W3C home > Mailing lists > Public > public-webapps@w3.org > January to March 2012

Re: Installing web apps

From: Jonas Sicking <jonas@sicking.cc>
Date: Wed, 1 Feb 2012 11:23:42 -0800
Message-ID: <CA+c2ei-WjuwEZZ61RsQgCv_vFpMB2xTmLf4B5Tx2KPNS5BWKZg@mail.gmail.com>
To: Tim Berners-Lee <timbl@w3.org>
Cc: Ian Hickson <ian@hixie.ch>, public-webapps@w3.org, Thomas Roessler <tlr@w3.org>, "Michael(tm) Smith" <mike@w3.org>, TAG List <www-tag@w3.org>
On Wed, Feb 1, 2012 at 8:42 AM, Tim Berners-Lee <timbl@w3.org> wrote:
> On 2012-01 -20, at 14:32, Ian Hickson wrote
> in http://lists.w3.org/Archives/Public/public-webapps/2012JanMar/0238.html :
> On Fri, 20 Jan 2012, Tim Berners-Lee wrote:
> [...]
> There of course places where XHR is used and there is no
> cross-sitescripting security needed
> 1)  in a browser extension
> 2)  in node.js code trusted apps
> These aren't the Web, so they're probably out of scope of the CORS and XHR
> specs, but Anne can comment if he disagrees. :-)
> 3)  in web apps when web apps can, in I hope the near future, be
> installed, and flagged as trusted code
> Personally I think the idea of "installing" a Web app is anathema.
> You may, but others have a need for it.
> The open web platform is a strong contender
> for apps which you write once run anywhere
> and end up being a better alternative, or quietly
> moving out, native apps on all kids of device.
> These apps have got to be able to completely
> act as agents trusted by the user, like for example
> - a web browser
> - a calendar client
> - an IMAP client
> and so on, none of these can you currently write
> as a web app, because of CORS.

Nit: It's not CORS that is getting in your way. It's the web's default
same-origin-policy. CORS simply relaxes the s-o-p so it's strictly
helping you here.

But yes, we'll need a way to relax the same-origin-policy even in
cases when the target site wasn't built with the web security model in

> As a user when I install an app, I want to be able to give
> it access to a selection of:
> - Program storage, to a limit
> - Whether it is permanently available or downloaded or cached for a while
> - Access to RAM at runtime, to a limit
> - Access to the net, maybe to a bandwidth limit
> - CPU time when in background, to a limit
> - Ability to access anything on the web
> - Access to its own local storage up to a given limit
> - Access to shared local storage up to a given limit
> - Access to my location, as we currently allow an origin;
> - Access video and still camera, and sound
> - Access to other sensors such as temp, accelerometer, etc
> I want to be able to se where all my resources (including CPU, RAM, 'disk')
>  on my laptop or tablet or phone
> are being used up, just like I do with music and movies.
> I want maybe a couple of default profiles for all the above.
> (I'll want to sync its local and shared data storage between  all my devices
> too)
> If I can't give power to apps, then the web app platform cannot compete with
> native apps.
> I don't want the value of these setting to be the origin domain name of the
> script of the app,
> as that is too high a granularity.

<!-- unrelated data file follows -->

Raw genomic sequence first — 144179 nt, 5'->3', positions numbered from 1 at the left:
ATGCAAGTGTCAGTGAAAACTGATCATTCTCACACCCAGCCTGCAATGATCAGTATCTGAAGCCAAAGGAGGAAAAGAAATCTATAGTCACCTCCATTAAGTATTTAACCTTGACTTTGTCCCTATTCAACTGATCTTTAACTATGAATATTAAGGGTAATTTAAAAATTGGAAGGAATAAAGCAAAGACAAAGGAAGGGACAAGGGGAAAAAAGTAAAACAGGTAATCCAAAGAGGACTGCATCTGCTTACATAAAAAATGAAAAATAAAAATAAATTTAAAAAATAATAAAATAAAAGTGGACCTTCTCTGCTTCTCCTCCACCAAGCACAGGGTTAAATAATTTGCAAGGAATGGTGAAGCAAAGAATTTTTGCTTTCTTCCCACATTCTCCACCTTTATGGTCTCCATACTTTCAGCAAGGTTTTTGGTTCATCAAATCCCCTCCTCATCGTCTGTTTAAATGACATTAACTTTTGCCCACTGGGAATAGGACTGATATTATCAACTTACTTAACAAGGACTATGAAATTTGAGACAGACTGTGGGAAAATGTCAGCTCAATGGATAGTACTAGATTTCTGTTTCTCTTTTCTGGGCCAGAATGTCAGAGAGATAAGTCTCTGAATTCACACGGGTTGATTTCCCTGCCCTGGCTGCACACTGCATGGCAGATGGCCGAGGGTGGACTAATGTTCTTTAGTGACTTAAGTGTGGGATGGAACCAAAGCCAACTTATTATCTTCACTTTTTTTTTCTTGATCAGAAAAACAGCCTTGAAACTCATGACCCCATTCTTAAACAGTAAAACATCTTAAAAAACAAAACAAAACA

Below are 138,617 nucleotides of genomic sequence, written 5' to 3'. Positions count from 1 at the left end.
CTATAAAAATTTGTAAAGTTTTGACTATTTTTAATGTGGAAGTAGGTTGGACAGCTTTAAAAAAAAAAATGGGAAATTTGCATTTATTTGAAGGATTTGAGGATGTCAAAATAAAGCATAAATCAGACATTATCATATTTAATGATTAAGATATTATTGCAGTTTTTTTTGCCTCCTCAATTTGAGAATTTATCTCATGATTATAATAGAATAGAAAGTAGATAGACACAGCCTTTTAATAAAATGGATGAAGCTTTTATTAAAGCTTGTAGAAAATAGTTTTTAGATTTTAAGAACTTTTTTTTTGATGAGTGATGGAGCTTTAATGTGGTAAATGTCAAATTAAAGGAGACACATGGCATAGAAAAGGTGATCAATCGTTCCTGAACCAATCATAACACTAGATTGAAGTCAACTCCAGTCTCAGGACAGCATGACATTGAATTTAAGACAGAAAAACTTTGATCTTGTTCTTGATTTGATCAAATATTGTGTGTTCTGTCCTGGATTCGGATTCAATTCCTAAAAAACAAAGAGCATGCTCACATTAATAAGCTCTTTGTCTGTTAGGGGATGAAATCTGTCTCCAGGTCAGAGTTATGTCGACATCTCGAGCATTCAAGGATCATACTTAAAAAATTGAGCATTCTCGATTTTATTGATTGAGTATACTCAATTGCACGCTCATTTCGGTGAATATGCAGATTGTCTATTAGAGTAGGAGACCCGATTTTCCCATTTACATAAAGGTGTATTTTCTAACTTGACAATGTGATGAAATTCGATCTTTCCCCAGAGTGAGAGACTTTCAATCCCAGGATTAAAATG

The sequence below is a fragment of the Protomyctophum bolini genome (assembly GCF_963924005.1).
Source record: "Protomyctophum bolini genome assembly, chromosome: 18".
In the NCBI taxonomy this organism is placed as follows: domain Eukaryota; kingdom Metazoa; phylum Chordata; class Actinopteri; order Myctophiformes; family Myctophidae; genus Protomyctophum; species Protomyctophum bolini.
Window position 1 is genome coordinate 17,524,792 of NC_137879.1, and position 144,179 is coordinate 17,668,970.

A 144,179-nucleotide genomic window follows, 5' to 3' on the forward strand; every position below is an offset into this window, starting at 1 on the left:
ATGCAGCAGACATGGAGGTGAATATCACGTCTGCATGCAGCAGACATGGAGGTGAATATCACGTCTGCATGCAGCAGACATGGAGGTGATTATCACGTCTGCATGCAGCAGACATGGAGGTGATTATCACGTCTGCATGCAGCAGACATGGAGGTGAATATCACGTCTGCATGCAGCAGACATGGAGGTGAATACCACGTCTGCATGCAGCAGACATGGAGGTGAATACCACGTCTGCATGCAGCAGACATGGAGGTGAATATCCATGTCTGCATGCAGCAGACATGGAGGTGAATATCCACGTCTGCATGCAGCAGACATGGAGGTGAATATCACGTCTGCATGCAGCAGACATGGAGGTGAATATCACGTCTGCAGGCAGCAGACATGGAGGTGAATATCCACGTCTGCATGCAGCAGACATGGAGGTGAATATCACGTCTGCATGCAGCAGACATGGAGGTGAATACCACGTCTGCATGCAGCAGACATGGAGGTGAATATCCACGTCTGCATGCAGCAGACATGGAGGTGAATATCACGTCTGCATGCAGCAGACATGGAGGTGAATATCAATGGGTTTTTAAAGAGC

> Note that when people talk about installation, they often immediately
> discuss
> packaging and manifest formats, which will need to be defined, and for which
> we might have more than one, but is not the crux of the issue -- the crux is
> allowing it access to precious and/or sensitive resources.

For what it's worth, we're working on a lot of these aspects at
mozilla as part of our Open Web Apps effort.

There are obviously a lot of subtle issues and tricky edge cases to
get right. For example while we want it to be "safe" to install any
web app, we also want to enable installed web apps to have elevated
privileges when we can establish that there's some sort of trust
relationship which ensures that the apps won't do anything harmful.

Some of the things that I've been arguing that we can grant installed
apps automatically are:

1. Use of system resources (CPU, disk space, network bandwidth, etc).
2. Ability to "annoy" the user, i.e. things like popups or replacing
the context menu.
3. Ability to finger print the user. This will allow access to things
like the users custom spellcheck dictionary.

The last one is the most controversial and something I haven't been
fully convinced of yet. It's more than likely something that won't be
an absolute.

I'm personally not a big fan of having strict limit for system
resources as that tends to make development hard and the limits will
either be fairly arbitrary or a pain for the user to constantly
manage. A better path is to enable the user to see how much system
resources a given app uses. This way the user can choose to uninstall
the app, or power users could choose to manually manage limits.

Other problems with giving installed web apps elevated privileges is
how do we explain this to the user such that they make a safe informed
decision. For example asking the user "Do you want to allow this app
to connect to the internet" sounds innocent enough, but the user
probably doesn't realize that this means that the app can read data
from inside corporate firewalls.

This isn't to say that we shouldn't allow these things. It just will
take a lot of design work, experimenting and iterating to get it

/ Jonas
Received on Wednesday, 1 February 2012 19:24:42 UTC

This archive was generated by hypermail 2.3.1 : Friday, 27 October 2017 07:26:38 UTC